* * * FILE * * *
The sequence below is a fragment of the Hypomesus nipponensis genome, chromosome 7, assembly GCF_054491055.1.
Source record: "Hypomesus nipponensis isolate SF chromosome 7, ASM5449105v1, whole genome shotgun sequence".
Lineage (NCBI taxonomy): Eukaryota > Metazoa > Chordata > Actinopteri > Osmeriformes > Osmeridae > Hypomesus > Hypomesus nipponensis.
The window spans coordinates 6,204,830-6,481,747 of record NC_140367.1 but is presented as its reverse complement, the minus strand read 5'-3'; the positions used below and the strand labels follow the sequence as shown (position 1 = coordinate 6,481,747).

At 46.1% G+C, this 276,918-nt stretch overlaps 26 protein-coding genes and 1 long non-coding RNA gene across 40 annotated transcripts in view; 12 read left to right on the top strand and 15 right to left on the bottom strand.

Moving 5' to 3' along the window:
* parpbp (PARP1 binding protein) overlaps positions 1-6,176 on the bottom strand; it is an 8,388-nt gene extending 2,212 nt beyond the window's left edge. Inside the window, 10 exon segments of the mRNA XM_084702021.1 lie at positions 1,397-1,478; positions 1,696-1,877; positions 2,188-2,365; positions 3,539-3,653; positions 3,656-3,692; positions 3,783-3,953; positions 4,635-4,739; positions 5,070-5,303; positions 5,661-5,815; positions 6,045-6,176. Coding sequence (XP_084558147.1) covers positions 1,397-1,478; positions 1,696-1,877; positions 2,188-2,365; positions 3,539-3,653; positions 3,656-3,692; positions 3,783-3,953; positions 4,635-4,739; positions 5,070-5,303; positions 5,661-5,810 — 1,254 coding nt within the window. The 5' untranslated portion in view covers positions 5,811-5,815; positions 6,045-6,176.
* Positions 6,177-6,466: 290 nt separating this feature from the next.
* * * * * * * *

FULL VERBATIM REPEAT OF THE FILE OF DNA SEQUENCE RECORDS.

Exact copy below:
The sequence below is a fragment of the Hypomesus nipponensis genome, chromosome 7, assembly GCF_054491055.1.
Source record: "Hypomesus nipponensis isolate SF chromosome 7, ASM5449105v1, whole genome shotgun sequence".
Lineage (NCBI taxonomy): Eukaryota > Metazoa > Chordata > Actinopteri > Osmeriformes > Osmeridae > Hypomesus > Hypomesus nipponensis.
The window spans coordinates 6,204,830-6,481,747 of record NC_140367.1 but is presented as its reverse complement, the minus strand read 5'-3'; the positions used below and the strand labels follow the sequence as shown (position 1 = coordinate 6,481,747).

At 46.1% G+C, this 276,918-nt stretch overlaps 26 protein-coding genes and 1 long non-coding RNA gene across 40 annotated transcripts in view; 12 read left to right on the top strand and 15 right to left on the bottom strand.

Moving 5' to 3' along the window:
* parpbp (PARP1 binding protein) overlaps positions 1-6,176 on the bottom strand; it is an 8,388-nt gene extending 2,212 nt beyond the window's left edge. Inside the window, 10 exon segments of the mRNA XM_084702021.1 lie at positions 1,397-1,478; positions 1,696-1,877; positions 2,188-2,365; positions 3,539-3,653; positions 3,656-3,692; positions 3,783-3,953; positions 4,635-4,739; positions 5,070-5,303; positions 5,661-5,815; positions 6,045-6,176. Coding sequence (XP_084558147.1) covers positions 1,397-1,478; positions 1,696-1,877; positions 2,188-2,365; positions 3,539-3,653; positions 3,656-3,692; positions 3,783-3,953; positions 4,635-4,739; positions 5,070-5,303; positions 5,661-5,810 — 1,254 coding nt within the window. The 5' untranslated portion in view covers positions 5,811-5,815; positions 6,045-6,176.
* Positions 6,177-6,466: 290 nt separating this feature from the next.